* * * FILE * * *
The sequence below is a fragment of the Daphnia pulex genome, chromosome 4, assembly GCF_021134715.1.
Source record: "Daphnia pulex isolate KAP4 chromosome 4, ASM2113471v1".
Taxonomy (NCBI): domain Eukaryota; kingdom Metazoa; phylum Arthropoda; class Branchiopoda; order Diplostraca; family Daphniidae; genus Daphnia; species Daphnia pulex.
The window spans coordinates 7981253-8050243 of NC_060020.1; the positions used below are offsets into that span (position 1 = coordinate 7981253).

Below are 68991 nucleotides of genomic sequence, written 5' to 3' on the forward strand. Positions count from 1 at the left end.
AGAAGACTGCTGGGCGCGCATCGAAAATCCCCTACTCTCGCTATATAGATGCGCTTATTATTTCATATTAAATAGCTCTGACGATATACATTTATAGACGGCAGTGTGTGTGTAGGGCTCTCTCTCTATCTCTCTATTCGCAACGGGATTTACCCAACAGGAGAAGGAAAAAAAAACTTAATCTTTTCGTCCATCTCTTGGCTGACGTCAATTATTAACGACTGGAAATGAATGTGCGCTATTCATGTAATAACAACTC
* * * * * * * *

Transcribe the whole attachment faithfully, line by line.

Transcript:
The sequence below is a fragment of the Daphnia pulex genome, chromosome 4, assembly GCF_021134715.1.
Source record: "Daphnia pulex isolate KAP4 chromosome 4, ASM2113471v1".
Taxonomy (NCBI): domain Eukaryota; kingdom Metazoa; phylum Arthropoda; class Branchiopoda; order Diplostraca; family Daphniidae; genus Daphnia; species Daphnia pulex.
The window spans coordinates 7981253-8050243 of NC_060020.1; the positions used below are offsets into that span (position 1 = coordinate 7981253).

Below are 68991 nucleotides of genomic sequence, written 5' to 3' on the forward strand. Positions count from 1 at the left end.
AGAAGACTGCTGGGCGCGCATCGAAAATCCCCTACTCTCGCTATATAGATGCGCTTATTATTTCATATTAAATAGCTCTGACGATATACATTTATAGACGGCAGTGTGTGTGTAGGGCTCTCTCTCTATCTCTCTATTCGCAACGGGATTTACCCAACAGGAGAAGGAAAAAAAAACTTAATCTTTTCGTCCATCTCTTGGCTGACGTCAATTATTAACGACTGGAAATGAATGTGCGCTATTCATGTAATAACAACTC